Mouth breathing is necessary if nasal congestion is present due to common cold or allergies. If exercising vigorously, breathing via the mouth helps move oxygen in a faster rate to the muscles.
Nevertheless, mouth breathing all the time, including when sleeping can result to issues. Among children, it can cause facial deformities, crooked teeth or poor growth. As for adults, chronic breathing via the mouth can cause gum disease, bad breath and even worsen the symptoms of other health ailments.
Am I breathing by my mouth?
Most are not aware that they are mouth breathing instead of the nose especially while sleeping. Individuals who breathe via the mouth at nighttime might have the following:
- Dry mouth
- Bad breath
- Chronic fatigue
- Waking up tired and irritable
- Dark circles under the eyes
- Brain fog
What are the causes?
The usual underlying cause of mouth breathing is a blocked nasal airway. If the nose is obstructed, the body inevitably resorts to the only source of oxygen which is the mouth.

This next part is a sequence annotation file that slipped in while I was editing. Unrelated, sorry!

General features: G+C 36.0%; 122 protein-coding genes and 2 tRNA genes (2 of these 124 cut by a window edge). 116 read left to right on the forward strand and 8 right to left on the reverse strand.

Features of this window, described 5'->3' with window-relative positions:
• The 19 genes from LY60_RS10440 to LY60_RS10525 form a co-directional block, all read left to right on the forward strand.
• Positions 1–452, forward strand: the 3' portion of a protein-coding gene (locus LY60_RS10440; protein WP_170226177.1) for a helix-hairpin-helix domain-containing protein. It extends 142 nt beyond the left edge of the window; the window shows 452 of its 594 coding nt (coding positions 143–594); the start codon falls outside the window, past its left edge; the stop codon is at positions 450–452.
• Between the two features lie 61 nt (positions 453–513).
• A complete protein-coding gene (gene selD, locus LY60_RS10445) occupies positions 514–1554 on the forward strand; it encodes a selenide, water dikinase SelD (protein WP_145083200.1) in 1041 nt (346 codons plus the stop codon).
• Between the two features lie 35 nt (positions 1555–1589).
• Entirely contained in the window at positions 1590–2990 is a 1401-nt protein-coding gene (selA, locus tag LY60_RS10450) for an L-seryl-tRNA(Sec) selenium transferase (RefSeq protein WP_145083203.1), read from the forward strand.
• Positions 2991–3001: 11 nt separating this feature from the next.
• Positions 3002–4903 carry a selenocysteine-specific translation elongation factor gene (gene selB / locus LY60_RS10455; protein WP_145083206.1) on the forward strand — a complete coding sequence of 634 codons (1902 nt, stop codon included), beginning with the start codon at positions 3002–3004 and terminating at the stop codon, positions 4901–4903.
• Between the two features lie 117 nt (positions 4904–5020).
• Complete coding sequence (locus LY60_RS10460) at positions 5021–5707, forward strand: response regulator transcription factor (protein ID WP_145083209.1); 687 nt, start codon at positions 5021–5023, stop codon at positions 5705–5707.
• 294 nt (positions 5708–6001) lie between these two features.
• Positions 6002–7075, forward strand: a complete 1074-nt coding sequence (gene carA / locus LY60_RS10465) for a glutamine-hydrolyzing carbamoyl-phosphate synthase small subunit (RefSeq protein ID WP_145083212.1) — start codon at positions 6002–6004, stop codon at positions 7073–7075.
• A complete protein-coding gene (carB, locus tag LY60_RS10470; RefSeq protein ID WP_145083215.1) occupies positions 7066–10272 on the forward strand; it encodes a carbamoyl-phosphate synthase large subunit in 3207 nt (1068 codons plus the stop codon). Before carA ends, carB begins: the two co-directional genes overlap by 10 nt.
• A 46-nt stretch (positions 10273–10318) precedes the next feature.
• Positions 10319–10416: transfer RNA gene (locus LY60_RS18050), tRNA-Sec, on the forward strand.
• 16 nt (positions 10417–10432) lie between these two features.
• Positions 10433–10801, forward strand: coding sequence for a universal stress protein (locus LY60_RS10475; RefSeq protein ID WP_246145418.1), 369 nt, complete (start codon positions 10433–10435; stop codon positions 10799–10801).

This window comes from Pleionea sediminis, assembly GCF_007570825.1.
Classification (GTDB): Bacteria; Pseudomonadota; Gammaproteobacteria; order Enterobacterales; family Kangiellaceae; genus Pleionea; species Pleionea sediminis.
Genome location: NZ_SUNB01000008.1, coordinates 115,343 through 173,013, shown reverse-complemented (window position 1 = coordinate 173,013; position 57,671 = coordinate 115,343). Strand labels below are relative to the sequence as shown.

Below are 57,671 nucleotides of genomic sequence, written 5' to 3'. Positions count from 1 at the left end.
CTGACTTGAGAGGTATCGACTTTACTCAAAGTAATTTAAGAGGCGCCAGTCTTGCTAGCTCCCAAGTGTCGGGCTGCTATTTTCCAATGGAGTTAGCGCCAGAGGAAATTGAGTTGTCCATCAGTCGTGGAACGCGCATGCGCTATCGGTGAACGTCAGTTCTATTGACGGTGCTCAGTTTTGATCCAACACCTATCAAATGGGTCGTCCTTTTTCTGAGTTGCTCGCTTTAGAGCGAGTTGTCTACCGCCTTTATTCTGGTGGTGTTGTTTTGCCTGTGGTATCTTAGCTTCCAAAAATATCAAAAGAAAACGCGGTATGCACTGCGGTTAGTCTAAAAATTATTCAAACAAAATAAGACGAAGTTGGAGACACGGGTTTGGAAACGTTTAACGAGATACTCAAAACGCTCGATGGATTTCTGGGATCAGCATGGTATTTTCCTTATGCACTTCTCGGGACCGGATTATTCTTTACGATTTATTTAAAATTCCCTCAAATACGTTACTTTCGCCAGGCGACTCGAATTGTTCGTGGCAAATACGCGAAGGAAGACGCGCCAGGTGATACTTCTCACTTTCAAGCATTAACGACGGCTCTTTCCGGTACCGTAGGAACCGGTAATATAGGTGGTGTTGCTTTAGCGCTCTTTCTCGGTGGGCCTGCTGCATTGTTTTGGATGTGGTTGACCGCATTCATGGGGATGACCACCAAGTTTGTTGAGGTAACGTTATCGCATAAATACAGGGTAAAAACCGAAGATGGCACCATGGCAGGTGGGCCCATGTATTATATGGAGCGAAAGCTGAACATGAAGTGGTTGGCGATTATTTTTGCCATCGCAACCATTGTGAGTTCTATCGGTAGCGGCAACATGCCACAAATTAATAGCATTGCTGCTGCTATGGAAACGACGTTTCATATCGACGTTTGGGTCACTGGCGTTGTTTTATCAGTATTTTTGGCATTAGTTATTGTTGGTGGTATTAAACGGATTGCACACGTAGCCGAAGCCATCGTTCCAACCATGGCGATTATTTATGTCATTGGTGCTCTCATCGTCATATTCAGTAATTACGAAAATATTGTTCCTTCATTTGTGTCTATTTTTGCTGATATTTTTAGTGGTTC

There are various causes of an obstructed nose include:
- Enlarged adenoids
- Nasal congestion due to common cold, allergies or sinus infection
- Deviated septum
- Enlarged tonsils
- Anatomy of the nose and jaw
- Nasal polyps
- Enlarged turbinates
- Obstructive sleep apnea
- Tumors (rare)
Management of mouth breathing
The treatment for mouth breathing is based on the cause. Drugs are given to manage nasal congestion caused by allergies and common cold such as:
- Nasal decongestants
- Over-the-counter or prescription steroid nasal sprays
Adhesive strips placed on the nose bridge can also assist with breathing. A nasal dilator which is a rigid adhesive strip is positioned across the nostril to reduce airflow resistance and assists with breathing via the nose easily.
For obstructive sleep apnea, the doctor will suggest continuous positive air pressure therapy (CPAP). This device delivers air to the nose and mouth via a mask. The pressure of the air prevents the airways from collapsing and being blocked.